Coordinators: Sidelined Aaron Rodgers not affecting defense, but helping Scott Tolzien

GREEN BAY, Wis. — After the Green Bay Packers’ third
consecutive loss, the team’s three coordinators discussed the latest setback
against the New York Giants.

Here are three question-and-answer highlights from each coordinator:


1. Has the defense been feeling more pressure to perform at
a high level since Aaron Rodgers’ injury?

CAPERS: “Not really. My career’s been, you know, based off
of not having the good fortune of being around an offense like this one very
often. So I just feel like the defense has got to do whatever it takes to win
the game. If that’s take the ball away, if it’s score on defense, if it’s
creating good field position for the offense, we haven’t done that as much as
we have in the past, and so we’ve got to find some way to get that done. And
the takeaways have a lot to do with that.”

2. The defense is ranked 8th in sacks in the NFL, but do you
feel that you’re getting the kind of pressure you need often enough?

CAPERS: “What you can’t do is you can’t jet rush up the
field on every down or else you’re going to get gashed on the run. There’s some
downs there that you’re playing run first and pass second. Other downs you’re
playing pass first and run second. Down and distance has a lot to do with that.
I felt good about our pressure. I think our sack numbers are right where
they’ve been. I think once our full complement of people are there you’ll see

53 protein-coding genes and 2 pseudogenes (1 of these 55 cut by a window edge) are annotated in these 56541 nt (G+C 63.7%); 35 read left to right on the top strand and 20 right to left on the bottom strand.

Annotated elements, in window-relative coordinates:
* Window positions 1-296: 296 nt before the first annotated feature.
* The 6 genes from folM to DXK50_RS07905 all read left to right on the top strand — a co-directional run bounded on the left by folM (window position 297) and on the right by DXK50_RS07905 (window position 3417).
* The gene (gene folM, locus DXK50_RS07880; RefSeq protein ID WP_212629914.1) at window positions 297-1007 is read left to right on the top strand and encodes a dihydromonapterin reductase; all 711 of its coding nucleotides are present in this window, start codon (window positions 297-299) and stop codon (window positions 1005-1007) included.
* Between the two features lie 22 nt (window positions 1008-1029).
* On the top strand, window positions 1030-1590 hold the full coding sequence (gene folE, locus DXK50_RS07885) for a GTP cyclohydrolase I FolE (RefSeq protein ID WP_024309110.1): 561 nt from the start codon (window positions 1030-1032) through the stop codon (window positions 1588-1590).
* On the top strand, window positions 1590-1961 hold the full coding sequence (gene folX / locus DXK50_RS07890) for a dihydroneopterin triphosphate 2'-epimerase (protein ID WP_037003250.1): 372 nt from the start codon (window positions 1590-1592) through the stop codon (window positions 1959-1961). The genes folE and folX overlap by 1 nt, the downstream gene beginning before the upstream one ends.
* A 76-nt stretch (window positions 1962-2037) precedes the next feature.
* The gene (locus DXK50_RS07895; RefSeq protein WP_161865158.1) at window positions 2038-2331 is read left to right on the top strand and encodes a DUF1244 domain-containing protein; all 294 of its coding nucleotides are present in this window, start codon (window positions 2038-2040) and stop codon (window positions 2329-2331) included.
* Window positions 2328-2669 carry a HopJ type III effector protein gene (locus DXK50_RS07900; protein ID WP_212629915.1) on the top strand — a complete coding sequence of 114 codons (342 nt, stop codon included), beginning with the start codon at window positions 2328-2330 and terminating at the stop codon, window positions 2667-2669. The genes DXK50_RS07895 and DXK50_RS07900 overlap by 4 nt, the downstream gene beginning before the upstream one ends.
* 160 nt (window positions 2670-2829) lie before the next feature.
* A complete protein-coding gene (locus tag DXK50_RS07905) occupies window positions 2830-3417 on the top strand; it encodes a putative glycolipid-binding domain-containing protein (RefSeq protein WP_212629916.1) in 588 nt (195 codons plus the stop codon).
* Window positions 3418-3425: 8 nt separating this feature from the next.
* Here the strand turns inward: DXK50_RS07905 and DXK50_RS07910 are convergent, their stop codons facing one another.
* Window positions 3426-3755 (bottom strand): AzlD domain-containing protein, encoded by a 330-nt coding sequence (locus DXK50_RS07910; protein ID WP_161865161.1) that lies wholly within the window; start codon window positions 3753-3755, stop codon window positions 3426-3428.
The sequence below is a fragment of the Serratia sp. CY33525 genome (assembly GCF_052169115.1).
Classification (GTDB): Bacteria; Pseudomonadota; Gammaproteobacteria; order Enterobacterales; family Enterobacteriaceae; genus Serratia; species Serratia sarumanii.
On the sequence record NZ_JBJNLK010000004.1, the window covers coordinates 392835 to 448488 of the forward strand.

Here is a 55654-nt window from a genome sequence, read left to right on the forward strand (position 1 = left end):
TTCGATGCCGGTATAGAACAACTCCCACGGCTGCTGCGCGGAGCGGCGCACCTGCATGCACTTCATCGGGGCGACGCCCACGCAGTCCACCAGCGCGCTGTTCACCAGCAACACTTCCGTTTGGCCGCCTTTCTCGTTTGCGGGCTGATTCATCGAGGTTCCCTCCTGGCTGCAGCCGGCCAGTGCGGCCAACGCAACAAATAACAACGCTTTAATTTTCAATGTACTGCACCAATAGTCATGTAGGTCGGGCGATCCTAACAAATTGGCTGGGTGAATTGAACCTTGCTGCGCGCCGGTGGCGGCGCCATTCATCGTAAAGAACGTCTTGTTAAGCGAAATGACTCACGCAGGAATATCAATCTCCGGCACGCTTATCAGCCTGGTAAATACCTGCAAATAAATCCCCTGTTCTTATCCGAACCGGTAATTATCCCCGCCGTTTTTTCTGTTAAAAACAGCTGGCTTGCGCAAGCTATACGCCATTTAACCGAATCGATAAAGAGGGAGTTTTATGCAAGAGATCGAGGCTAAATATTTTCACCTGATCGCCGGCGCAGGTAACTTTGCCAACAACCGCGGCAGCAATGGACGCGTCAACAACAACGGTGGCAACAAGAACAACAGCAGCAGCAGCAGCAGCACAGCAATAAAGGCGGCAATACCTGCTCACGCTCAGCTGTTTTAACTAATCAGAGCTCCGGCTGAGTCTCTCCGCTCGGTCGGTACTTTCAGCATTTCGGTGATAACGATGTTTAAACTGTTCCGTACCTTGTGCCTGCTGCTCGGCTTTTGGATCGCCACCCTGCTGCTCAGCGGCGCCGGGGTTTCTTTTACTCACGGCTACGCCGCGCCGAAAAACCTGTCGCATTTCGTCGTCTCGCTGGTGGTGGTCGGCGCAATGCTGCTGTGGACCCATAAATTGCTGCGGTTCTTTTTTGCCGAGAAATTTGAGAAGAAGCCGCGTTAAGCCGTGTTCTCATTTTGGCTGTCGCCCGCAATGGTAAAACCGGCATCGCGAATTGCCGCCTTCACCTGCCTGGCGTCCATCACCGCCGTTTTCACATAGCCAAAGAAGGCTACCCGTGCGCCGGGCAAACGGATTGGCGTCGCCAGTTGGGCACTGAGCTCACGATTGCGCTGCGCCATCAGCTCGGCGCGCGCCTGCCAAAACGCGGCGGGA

it improve, especially when we can move some people around. I think Clay
(Matthews), every week hopefully Clay gets better playing with the cast. He had
a smaller cast (Sunday). Mike Neal is giving us good pressure. I think Datone
(Jones) has played better the last two, three weeks. Mike Daniels has been
pretty consistent in terms of being able to get good push and pressure up in
the quarterback’s face.”

3. Was there a domino effect created in the secondary with
Sam Shields unable to play that led to some of the Giants’ big plays?

CAPERS: “Well, obviously Sam, he’s one of our top cover
guys, so when you don’t have Sam, you adjust. We played Micah Hyde exclusively
at the nickel position, Jarrett Bush played the dime position. Tramon
(Williams) and Davon House really played the whole game outside, and when Sam
is in the mix, it gives you a little more flexibility to move Tramon around if
you want to put him inside. In my opinion, I think Victor Cruz is one of the
best slot receivers in the league and he had a big day against us (Sunday).
He’s a guy that can create problems for a lot of people.”


1, a. Was Mason Crosby’s 57-yard field goal among the best
kicks you’ve seen from him?

SLOCUM: “That’s pretty obvious (that) he hit it really well
and had more than enough distance and that was real smooth. We had very good
protection in the middle as well.”

1, b. Was there a maximum distance for Crosby in that game?

SLOCUM: “Well, he hit it from 60 before the game, so he
probably had a few more yards than that.”

2, a. Being ranked last in the NFL in kickoff return